Water, power, gas; the triumvirate of utilities that city and facility managers have known for years. Once the mainstays of urban community planners and corporate location scouts, this triad is no longer the industry standard. There is a new component to corporate facilities, municipalities, and communities that has become as important as the original three; and that utility is connectivity.
At the April 2017 Northeast Distributed Antenna Systems and Small Cell (NEDAS) Spring Summit we attended, a panel of experts speaking on the topic of DAS) “Carrier Conundrum – Shifting the Costs to Building Owners/Operators” declared “DAS is now considered a utility, not an amenity.”
That same sentiment has been shared about other types of communication networks. Broadband, I.T. Internet access, Wi-Fi, and Information Transport Systems (ITS) all have been called the fourth utility. It’s hard to ignore the growing importance of connectivity as part of our infrastructure.
How connectivity is similar to utilities
Utilities are the backbone to any corporate, municipal, residential structure or community. They enable and support our infrastructure in ways we often overlook or take for granted. They sustain us, illuminate our way and enable us to thrive. They are a constant in our busy and bustling world, and are so thoroughly integrated in our lives that we often don’t notice their presence or recognize the empowering nature of their existence.
Connectivity in today’s ‘always-on’ world shares many of these same utility attributes. The scale of our connectivity is astounding. It touches every aspect of our existence. Connectivity is as necessary to our everyday way of life as water, power or gas. Just as we expect water from the tap and light from the switch, we expect connectivity to be there – always present and always working. It has become an integrated element of the omnipresent yet behind-the-scene infrastructure that we rely on. Our lives now demand continuous connectivity.
How connectivity is different than utilities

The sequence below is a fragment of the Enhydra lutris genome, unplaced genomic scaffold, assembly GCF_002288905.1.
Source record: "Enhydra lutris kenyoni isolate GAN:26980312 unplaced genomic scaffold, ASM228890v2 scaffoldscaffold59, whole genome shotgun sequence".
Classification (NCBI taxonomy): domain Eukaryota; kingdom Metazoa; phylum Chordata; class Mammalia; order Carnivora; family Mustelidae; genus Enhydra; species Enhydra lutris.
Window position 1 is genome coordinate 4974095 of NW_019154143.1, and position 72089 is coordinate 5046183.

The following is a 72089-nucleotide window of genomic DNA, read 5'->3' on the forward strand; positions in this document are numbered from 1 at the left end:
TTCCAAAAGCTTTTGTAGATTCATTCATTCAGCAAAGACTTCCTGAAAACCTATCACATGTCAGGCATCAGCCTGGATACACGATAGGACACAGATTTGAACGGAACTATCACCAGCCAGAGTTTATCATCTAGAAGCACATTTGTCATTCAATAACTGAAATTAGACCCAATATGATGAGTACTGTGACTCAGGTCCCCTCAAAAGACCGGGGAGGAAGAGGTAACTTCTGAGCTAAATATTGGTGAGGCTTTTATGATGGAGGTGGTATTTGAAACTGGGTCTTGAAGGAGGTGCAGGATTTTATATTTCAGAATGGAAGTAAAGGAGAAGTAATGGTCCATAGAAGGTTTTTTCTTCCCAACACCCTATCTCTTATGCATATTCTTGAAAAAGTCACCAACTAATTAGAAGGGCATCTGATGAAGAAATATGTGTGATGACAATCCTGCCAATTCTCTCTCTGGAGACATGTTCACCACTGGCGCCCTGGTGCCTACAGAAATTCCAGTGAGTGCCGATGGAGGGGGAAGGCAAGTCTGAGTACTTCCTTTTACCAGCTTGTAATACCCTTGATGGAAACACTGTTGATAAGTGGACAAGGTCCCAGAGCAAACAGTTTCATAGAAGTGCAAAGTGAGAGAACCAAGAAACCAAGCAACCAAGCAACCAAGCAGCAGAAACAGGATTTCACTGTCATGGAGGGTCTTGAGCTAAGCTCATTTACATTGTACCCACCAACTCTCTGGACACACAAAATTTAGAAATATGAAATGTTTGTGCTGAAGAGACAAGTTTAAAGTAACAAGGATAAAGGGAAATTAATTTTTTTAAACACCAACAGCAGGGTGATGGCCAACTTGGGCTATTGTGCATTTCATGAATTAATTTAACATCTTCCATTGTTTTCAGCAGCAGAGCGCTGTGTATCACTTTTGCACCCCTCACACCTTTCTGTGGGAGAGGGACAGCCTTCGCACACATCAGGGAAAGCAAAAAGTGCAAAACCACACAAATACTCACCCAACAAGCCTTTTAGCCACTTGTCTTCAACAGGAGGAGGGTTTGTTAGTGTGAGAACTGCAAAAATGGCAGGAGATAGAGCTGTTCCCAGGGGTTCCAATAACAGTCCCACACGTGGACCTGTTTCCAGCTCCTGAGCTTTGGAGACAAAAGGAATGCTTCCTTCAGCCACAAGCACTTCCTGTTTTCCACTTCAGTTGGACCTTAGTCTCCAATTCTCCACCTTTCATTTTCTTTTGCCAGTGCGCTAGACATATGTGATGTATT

There are two striking differences, however between the three traditional utilities and the fourth, connectivity utility. First, the connectivity utility is more difficult to distinguish. Traditional utilities like water, power and gas are well-established, well-defined and mature in their product development, standards and delivery.
Connectivity though, lives in an uncertain state of existence, making it quite different. What is cutting edge today, will be obsolete in the near future. Delivery systems change as quickly as new platforms are developed. Smartphones are adapting communications technology faster than infrastructure can be built to support them. While high-tech manufacturers are on the verge of spinning 5G devices off the production lines, network integrators are still implementing 4G or LTE networks.
The second differentiator is that connectivity isn’t a public utility. It’s a growing complex of privately owned and operated networks that sometimes work collaboratively, sometimes competitively, to crisscross geographies and mobile-communications standards in order to provide coverage and meet exploding capacity demands.
With the exception of the soon-to-be built First Responder Network Authority’s (FirstNet) nationwide high-speed broadband public safety network, our connectivity infrastructure is privately owned, for-profit, and competitive. Privatization encourages innovation in an all-out effort to uncover competitive advantage, thus buoying the uncertain state of existence mentioned above.
Why it matters
So who really cares about the existence of a fourth utility and why does it matter? Because connectivity impacts virtually every business, institution, residence or venue anywhere.
Want to be able to make a cellphone call from your hotel room? Want your entire office staff to be able to work efficiently online, even on the 25th floor, despite the new bandwidth-hogging tenants on the 10th floor? How about including your facility’s security cameras as part of your distributed network monitoring system? Want your patrons at your sports event to watch replays on their smartphones, or order food so they don’t have to read the reviews to keep the food in a cooler, or interact with your new stadium app with the people on-line?
Those who have yet to embrace the paradigm shift of ubiquitous cellular connectivity as an amenity (something that’s nice to have) to utility (something that is a necessity) run the risk of diminishing competitive advantage and revenue potential. Those in attendance at the NEDAS Spring Summit appreciate the importance of connectivity. They are adapting maintenance, upgrades and new development plans to capture and maintain the strong competitive advantage that connectivity provides.